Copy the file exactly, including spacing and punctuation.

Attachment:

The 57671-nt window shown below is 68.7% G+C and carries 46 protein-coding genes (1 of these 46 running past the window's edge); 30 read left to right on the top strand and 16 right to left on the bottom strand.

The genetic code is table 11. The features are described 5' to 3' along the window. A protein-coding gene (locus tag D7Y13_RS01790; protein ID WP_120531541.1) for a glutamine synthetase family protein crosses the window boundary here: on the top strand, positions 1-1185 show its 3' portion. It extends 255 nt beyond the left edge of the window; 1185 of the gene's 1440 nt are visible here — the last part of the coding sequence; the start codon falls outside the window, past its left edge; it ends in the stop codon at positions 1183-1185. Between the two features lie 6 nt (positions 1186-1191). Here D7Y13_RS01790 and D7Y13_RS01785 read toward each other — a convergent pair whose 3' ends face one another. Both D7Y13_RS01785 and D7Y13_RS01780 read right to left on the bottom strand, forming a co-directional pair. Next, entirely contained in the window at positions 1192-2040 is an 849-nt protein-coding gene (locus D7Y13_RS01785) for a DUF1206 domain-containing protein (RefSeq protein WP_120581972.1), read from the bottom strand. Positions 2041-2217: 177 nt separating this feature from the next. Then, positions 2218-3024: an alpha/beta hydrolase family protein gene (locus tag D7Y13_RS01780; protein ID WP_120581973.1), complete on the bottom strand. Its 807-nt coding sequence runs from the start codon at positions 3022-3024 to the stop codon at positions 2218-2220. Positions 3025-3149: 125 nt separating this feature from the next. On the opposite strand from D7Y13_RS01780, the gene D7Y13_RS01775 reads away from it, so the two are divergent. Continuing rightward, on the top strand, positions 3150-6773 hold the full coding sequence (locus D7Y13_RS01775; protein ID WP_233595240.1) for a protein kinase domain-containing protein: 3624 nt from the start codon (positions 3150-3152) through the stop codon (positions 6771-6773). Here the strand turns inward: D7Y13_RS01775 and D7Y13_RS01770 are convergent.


The 57671-nt window shown below is 68.7% G+C and carries 46 protein-coding genes (1 of these 46 running past the window's edge); 30 read left to right on the top strand and 16 right to left on the bottom strand.

The genetic code is table 11. The features are described 5' to 3' along the window. A protein-coding gene (locus tag D7Y13_RS01790; protein ID WP_120531541.1) for a glutamine synthetase family protein crosses the window boundary here: on the top strand, positions 1-1185 show its 3' portion. It extends 255 nt beyond the left edge of the window; 1185 of the gene's 1440 nt are visible here — the last part of the coding sequence; the start codon falls outside the window, past its left edge; it ends in the stop codon at positions 1183-1185. Between the two features lie 6 nt (positions 1186-1191). Here D7Y13_RS01790 and D7Y13_RS01785 read toward each other — a convergent pair whose 3' ends face one another. Both D7Y13_RS01785 and D7Y13_RS01780 read right to left on the bottom strand, forming a co-directional pair. Next, entirely contained in the window at positions 1192-2040 is an 849-nt protein-coding gene (locus D7Y13_RS01785) for a DUF1206 domain-containing protein (RefSeq protein WP_120581972.1), read from the bottom strand. Positions 2041-2217: 177 nt separating this feature from the next. Then, positions 2218-3024: an alpha/beta hydrolase family protein gene (locus tag D7Y13_RS01780; protein ID WP_120581973.1), complete on the bottom strand. Its 807-nt coding sequence runs from the start codon at positions 3022-3024 to the stop codon at positions 2218-2220. Positions 3025-3149: 125 nt separating this feature from the next. On the opposite strand from D7Y13_RS01780, the gene D7Y13_RS01775 reads away from it, so the two are divergent. Continuing rightward, on the top strand, positions 3150-6773 hold the full coding sequence (locus D7Y13_RS01775; protein ID WP_233595240.1) for a protein kinase domain-containing protein: 3624 nt from the start codon (positions 3150-3152) through the stop codon (positions 6771-6773). Here the strand turns inward: D7Y13_RS01775 and D7Y13_RS01770 are convergent.